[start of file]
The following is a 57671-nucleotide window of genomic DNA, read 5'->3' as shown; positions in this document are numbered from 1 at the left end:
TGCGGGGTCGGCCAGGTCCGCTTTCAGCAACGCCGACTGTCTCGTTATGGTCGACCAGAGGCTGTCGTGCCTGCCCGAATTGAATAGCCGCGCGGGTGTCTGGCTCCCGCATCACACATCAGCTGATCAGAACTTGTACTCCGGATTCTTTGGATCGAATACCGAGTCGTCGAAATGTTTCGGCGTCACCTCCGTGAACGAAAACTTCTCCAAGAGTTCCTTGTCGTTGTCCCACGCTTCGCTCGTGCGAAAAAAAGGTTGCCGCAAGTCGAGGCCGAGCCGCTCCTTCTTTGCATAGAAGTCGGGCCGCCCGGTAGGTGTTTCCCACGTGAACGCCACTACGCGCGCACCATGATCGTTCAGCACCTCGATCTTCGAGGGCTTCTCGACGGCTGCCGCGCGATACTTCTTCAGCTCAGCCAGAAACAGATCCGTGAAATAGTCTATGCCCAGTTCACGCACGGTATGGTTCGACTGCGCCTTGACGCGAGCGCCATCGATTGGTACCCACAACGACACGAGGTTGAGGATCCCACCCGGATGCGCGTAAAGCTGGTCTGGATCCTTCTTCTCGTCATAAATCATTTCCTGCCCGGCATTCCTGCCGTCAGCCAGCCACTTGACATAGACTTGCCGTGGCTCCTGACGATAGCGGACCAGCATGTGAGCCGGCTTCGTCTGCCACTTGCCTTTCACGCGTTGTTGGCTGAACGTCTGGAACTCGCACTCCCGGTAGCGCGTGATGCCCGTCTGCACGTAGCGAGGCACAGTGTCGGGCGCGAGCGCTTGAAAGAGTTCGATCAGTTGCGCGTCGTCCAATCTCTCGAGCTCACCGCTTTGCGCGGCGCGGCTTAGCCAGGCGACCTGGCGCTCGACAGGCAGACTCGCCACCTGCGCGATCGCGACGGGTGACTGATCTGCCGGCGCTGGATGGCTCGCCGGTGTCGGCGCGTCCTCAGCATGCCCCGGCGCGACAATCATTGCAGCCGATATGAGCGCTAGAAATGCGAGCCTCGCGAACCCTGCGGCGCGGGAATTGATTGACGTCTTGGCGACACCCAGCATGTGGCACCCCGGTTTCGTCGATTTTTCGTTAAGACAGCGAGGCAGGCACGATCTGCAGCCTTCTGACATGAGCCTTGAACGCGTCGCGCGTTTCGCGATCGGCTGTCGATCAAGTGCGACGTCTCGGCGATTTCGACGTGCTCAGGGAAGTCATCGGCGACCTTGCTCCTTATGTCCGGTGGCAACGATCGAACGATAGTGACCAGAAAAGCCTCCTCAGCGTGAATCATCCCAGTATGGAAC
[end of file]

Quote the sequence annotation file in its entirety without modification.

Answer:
The following is a 57671-nucleotide window of genomic DNA, read 5'->3' as shown; positions in this document are numbered from 1 at the left end:
TGCGGGGTCGGCCAGGTCCGCTTTCAGCAACGCCGACTGTCTCGTTATGGTCGACCAGAGGCTGTCGTGCCTGCCCGAATTGAATAGCCGCGCGGGTGTCTGGCTCCCGCATCACACATCAGCTGATCAGAACTTGTACTCCGGATTCTTTGGATCGAATACCGAGTCGTCGAAATGTTTCGGCGTCACCTCCGTGAACGAAAACTTCTCCAAGAGTTCCTTGTCGTTGTCCCACGCTTCGCTCGTGCGAAAAAAAGGTTGCCGCAAGTCGAGGCCGAGCCGCTCCTTCTTTGCATAGAAGTCGGGCCGCCCGGTAGGTGTTTCCCACGTGAACGCCACTACGCGCGCACCATGATCGTTCAGCACCTCGATCTTCGAGGGCTTCTCGACGGCTGCCGCGCGATACTTCTTCAGCTCAGCCAGAAACAGATCCGTGAAATAGTCTATGCCCAGTTCACGCACGGTATGGTTCGACTGCGCCTTGACGCGAGCGCCATCGATTGGTACCCACAACGACACGAGGTTGAGGATCCCACCCGGATGCGCGTAAAGCTGGTCTGGATCCTTCTTCTCGTCATAAATCATTTCCTGCCCGGCATTCCTGCCGTCAGCCAGCCACTTGACATAGACTTGCCGTGGCTCCTGACGATAGCGGACCAGCATGTGAGCCGGCTTCGTCTGCCACTTGCCTTTCACGCGTTGTTGGCTGAACGTCTGGAACTCGCACTCCCGGTAGCGCGTGATGCCCGTCTGCACGTAGCGAGGCACAGTGTCGGGCGCGAGCGCTTGAAAGAGTTCGATCAGTTGCGCGTCGTCCAATCTCTCGAGCTCACCGCTTTGCGCGGCGCGGCTTAGCCAGGCGACCTGGCGCTCGACAGGCAGACTCGCCACCTGCGCGATCGCGACGGGTGACTGATCTGCCGGCGCTGGATGGCTCGCCGGTGTCGGCGCGTCCTCAGCATGCCCCGGCGCGACAATCATTGCAGCCGATATGAGCGCTAGAAATGCGAGCCTCGCGAACCCTGCGGCGCGGGAATTGATTGACGTCTTGGCGACACCCAGCATGTGGCACCCCGGTTTCGTCGATTTTTCGTTAAGACAGCGAGGCAGGCACGATCTGCAGCCTTCTGACATGAGCCTTGAACGCGTCGCGCGTTTCGCGATCGGCTGTCGATCAAGTGCGACGTCTCGGCGATTTCGACGTGCTCAGGGAAGTCATCGGCGACCTTGCTCCTTATGTCCGGTGGCAACGATCGAACGATAGTGACCAGAAAAGCCTCCTCAGCGTGAATCATCCCAGTATGGAAC